• Squad Abraxar - 5 Chaos Marines, Mark of Chaos Undivided, Bolt guns, Missile Launcher
  • Squad Krall - 5 Chaos Marines, Mark of Chaos Undivided, Bolt guns, Plasma gun, Lascannon
  • 8 Furies
  • Squad Imber - 6 Havocs, Mark of Chaos Undivided, Infiltrate, Bolt guns, 4 Heavy Bolters

My final test games were much more satisfactory. The Exigators now seemed much more balanced and optimized, with each unit having a clearly defined role and the whole army having several solutions to different enemy formations and tactics. The Daemon Prince died more often but he generally won more points back than he cost, and he was a cheap non-scoring unit anyway. My assault squad now always achieved combat and had the numbers to cause some casualties. The Havocs were devastating against light infantry and light vehicles, while the Obliterators continued to shine. The Furies always seemed to appear in the nick of time and overwhelm the enemy.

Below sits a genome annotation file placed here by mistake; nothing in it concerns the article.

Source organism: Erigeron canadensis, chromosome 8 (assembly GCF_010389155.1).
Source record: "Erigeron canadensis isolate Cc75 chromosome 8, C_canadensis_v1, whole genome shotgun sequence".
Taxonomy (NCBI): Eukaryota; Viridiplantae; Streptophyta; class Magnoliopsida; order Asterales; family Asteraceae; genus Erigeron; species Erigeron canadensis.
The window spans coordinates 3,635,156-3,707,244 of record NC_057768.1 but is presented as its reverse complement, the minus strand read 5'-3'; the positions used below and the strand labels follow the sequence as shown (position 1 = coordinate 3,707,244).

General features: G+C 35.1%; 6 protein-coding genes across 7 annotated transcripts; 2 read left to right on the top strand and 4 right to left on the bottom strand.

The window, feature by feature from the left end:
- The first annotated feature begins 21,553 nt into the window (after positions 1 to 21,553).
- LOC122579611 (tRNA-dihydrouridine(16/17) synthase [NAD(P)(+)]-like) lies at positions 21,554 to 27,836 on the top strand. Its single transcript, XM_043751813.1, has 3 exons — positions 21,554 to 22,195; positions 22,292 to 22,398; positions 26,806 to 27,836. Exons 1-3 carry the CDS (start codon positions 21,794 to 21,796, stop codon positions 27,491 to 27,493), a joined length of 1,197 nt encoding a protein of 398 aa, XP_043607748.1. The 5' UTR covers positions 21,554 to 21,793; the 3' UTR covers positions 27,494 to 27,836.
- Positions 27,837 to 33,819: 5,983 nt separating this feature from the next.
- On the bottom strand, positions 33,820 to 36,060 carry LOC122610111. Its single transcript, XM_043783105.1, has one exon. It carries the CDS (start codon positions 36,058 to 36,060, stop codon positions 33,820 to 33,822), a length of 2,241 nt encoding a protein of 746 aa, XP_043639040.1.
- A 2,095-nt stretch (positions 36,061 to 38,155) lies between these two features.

Another good point of the list was it's composition (which was marked for the tournament). It had a cheap HQ, one Elite pick, four Troop choices, one Fast Attack squad and one Heavy Support unit. I had at over 40% of my points in Troop choices and that was more than double the number of points than I had in any other category.

Now all I had to do was test the army in the heat of a competitive tournament.

Saturday, June 20, 2009

Gauntlet tournament 2004 aftermath

This was only my second ever tournament so my aim was to improve on my first. I finished 9th from 50 players in 2003 despite winning only one game. It was a fluffy good looking army, which won the best painted prize, but was terribly uncompetitive. This year I beefed up my list somewhat and took a harder Imperial Guard army. It wasn't 'cheesy' by any means but it had some bite at least and I felt it could force a good game from most opponents. I had hoped to win two games instead of just one.